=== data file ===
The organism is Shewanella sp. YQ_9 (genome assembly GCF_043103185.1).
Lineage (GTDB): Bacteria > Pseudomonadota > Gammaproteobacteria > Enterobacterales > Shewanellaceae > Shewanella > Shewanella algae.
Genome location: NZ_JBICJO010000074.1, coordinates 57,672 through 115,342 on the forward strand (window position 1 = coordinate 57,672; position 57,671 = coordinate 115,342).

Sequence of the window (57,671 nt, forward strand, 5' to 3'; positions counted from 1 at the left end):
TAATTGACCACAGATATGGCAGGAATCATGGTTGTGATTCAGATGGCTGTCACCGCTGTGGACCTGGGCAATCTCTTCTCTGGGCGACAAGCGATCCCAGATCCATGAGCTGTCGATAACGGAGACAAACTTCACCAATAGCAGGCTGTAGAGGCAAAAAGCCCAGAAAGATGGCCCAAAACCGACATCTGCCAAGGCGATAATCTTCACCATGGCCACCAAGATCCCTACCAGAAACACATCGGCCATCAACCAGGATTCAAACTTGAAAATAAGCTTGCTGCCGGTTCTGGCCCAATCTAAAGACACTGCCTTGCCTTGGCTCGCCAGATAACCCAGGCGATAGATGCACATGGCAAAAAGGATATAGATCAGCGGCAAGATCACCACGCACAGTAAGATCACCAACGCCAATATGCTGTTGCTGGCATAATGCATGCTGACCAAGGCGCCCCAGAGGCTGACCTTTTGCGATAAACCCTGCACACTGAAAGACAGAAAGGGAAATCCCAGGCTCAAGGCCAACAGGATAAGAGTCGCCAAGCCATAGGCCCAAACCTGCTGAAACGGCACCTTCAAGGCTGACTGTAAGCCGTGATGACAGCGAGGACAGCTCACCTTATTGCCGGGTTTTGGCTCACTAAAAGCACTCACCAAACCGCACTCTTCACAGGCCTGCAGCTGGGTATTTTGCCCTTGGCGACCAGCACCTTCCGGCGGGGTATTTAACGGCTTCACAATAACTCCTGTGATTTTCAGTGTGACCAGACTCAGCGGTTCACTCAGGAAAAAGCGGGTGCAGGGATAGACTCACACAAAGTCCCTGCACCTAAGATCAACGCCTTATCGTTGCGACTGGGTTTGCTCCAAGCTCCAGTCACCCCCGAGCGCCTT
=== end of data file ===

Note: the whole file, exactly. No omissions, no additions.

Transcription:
The organism is Shewanella sp. YQ_9 (genome assembly GCF_043103185.1).
Lineage (GTDB): Bacteria > Pseudomonadota > Gammaproteobacteria > Enterobacterales > Shewanellaceae > Shewanella > Shewanella algae.
Genome location: NZ_JBICJO010000074.1, coordinates 57,672 through 115,342 on the forward strand (window position 1 = coordinate 57,672; position 57,671 = coordinate 115,342).

Sequence of the window (57,671 nt, forward strand, 5' to 3'; positions counted from 1 at the left end):
TAATTGACCACAGATATGGCAGGAATCATGGTTGTGATTCAGATGGCTGTCACCGCTGTGGACCTGGGCAATCTCTTCTCTGGGCGACAAGCGATCCCAGATCCATGAGCTGTCGATAACGGAGACAAACTTCACCAATAGCAGGCTGTAGAGGCAAAAAGCCCAGAAAGATGGCCCAAAACCGACATCTGCCAAGGCGATAATCTTCACCATGGCCACCAAGATCCCTACCAGAAACACATCGGCCATCAACCAGGATTCAAACTTGAAAATAAGCTTGCTGCCGGTTCTGGCCCAATCTAAAGACACTGCCTTGCCTTGGCTCGCCAGATAACCCAGGCGATAGATGCACATGGCAAAAAGGATATAGATCAGCGGCAAGATCACCACGCACAGTAAGATCACCAACGCCAATATGCTGTTGCTGGCATAATGCATGCTGACCAAGGCGCCCCAGAGGCTGACCTTTTGCGATAAACCCTGCACACTGAAAGACAGAAAGGGAAATCCCAGGCTCAAGGCCAACAGGATAAGAGTCGCCAAGCCATAGGCCCAAACCTGCTGAAACGGCACCTTCAAGGCTGACTGTAAGCCGTGATGACAGCGAGGACAGCTCACCTTATTGCCGGGTTTTGGCTCACTAAAAGCACTCACCAAACCGCACTCTTCACAGGCCTGCAGCTGGGTATTTTGCCCTTGGCGACCAGCACCTTCCGGCGGGGTATTTAACGGCTTCACAATAACTCCTGTGATTTTCAGTGTGACCAGACTCAGCGGTTCACTCAGGAAAAAGCGGGTGCAGGGATAGACTCACACAAAGTCCCTGCACCTAAGATCAACGCCTTATCGTTGCGACTGGGTTTGCTCCAAGCTCCAGTCACCCCCGAGCGCCTT